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Change is in the Air as Diesel Engines Advance

By James Wynbrandt

July 20, 2015 - Diesel power has drawn increasing interest in recent years as a viable power option in the GA world, and it’s propelling developments at Superior Air Parts and Engineered Propulsion Systems (EPS) that both companies are touting at EAA AirVenture Oshkosh.

Superior Air Parts (Booth 257), which unveiled its Gemini diesel engine series at the Sun ’n Fun International Fly-In & Expo this year, announced here that American Legend Aircraft Co. will offer the 100-hp Gemini diesel engine as a factory option on its line of Legend Cub light-sport aircraft.

The size and shape of the 100-hp Geminis is smaller than the similarly powered O-200 and Rotax engines, so “it fits in a normal cowling, with room to spare,” said Scott Hayes, Superior’s VP, sales and marketing, one of the reasons Legend opted to offer the engine.

Said Darin Hart, president of American Legend Cub, “Our sales are growing every day in overseas markets,” and “with its high torque, very efficient fuel burn, and the ability to run on Jet A, diesel or bio-diesel fuels, the 100-hp Gemini will be an extremely popular engine option for Legend Cub buyers around the world.”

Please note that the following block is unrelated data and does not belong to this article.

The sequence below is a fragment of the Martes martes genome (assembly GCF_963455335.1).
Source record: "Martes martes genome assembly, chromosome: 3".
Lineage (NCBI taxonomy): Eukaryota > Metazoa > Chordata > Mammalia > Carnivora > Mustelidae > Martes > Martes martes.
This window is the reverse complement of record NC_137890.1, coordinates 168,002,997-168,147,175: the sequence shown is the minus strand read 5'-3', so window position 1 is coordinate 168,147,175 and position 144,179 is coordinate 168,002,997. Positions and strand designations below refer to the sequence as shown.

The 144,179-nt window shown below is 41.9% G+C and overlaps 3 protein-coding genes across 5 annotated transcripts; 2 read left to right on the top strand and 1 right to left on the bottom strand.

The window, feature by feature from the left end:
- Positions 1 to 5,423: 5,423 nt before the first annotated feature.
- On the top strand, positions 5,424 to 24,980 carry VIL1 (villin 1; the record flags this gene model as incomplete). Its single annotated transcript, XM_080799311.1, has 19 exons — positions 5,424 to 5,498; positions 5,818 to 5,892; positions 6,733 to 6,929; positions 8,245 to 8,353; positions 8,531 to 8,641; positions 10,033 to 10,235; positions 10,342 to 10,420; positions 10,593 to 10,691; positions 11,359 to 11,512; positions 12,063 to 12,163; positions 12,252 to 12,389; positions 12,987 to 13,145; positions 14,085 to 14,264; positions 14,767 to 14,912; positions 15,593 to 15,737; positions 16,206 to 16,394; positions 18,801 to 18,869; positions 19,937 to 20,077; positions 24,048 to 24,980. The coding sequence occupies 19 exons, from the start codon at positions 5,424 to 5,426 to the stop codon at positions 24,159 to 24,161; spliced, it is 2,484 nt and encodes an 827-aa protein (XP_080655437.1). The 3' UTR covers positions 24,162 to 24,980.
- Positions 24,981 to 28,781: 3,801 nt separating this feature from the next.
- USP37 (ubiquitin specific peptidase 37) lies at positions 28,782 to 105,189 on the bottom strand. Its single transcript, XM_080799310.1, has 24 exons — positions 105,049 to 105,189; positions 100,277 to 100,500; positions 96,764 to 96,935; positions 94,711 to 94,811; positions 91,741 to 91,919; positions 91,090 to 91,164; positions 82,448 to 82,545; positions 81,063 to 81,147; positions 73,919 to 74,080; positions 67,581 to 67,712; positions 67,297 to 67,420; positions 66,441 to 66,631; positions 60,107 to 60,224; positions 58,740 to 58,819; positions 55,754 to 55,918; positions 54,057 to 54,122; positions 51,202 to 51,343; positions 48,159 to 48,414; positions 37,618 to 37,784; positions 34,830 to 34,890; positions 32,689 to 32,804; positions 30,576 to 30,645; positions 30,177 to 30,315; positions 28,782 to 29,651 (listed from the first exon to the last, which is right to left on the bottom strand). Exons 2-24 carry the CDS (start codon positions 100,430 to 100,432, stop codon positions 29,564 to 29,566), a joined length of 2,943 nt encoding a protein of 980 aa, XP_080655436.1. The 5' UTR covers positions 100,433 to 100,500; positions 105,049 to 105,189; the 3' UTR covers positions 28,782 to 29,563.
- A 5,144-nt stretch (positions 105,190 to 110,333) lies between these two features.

Superior has a mock-up of the engine installation on the Legend Cub at its display (Booth 257). The two companies anticipate having an engine installed and operating on the airplane by October and hope to have a flying airplane in time for next year’s Sun ’n Fun fly-in. No price for the engine has been set, but Hayes expects it to sell in the $25,000 to $28,000 range.

EPS is developing a diesel engine family in the 320-450 hp range that’s currently undergoing FAA certification, with approval expected in early 2017. The engine is expected to increase fuel economy by 30 to 50 percent over conventional pistons, and have a 3,000-hour TBO (time between overhauls). The engine was first flown at Mojave Air and Space Port this May on a Cirrus SR22 piloted by Dick Rutan, which capped Phase 1 of the development program, said Michael Fuchs, co-founder, president, and CEO of the New Richmond, Wisconsin-based company. An STC (supplemental type certificate) was obtained for the installation, making the SR22 “a prime candidate for future STC activities,” said Fuchs.

The development project is expected to cost about $45 million, and EPS is now fully funded, Fuchs said. Some $22 million has been spent thus far. Cost of the engines hasn’t been determined, but Fuchs estimated the difference over a conventional piston would be similar to that seen in automobile engines. He added that studies indicate operators would enjoy savings in reduced fuel and maintenance costs over the life of the engine that would more than make up the difference.

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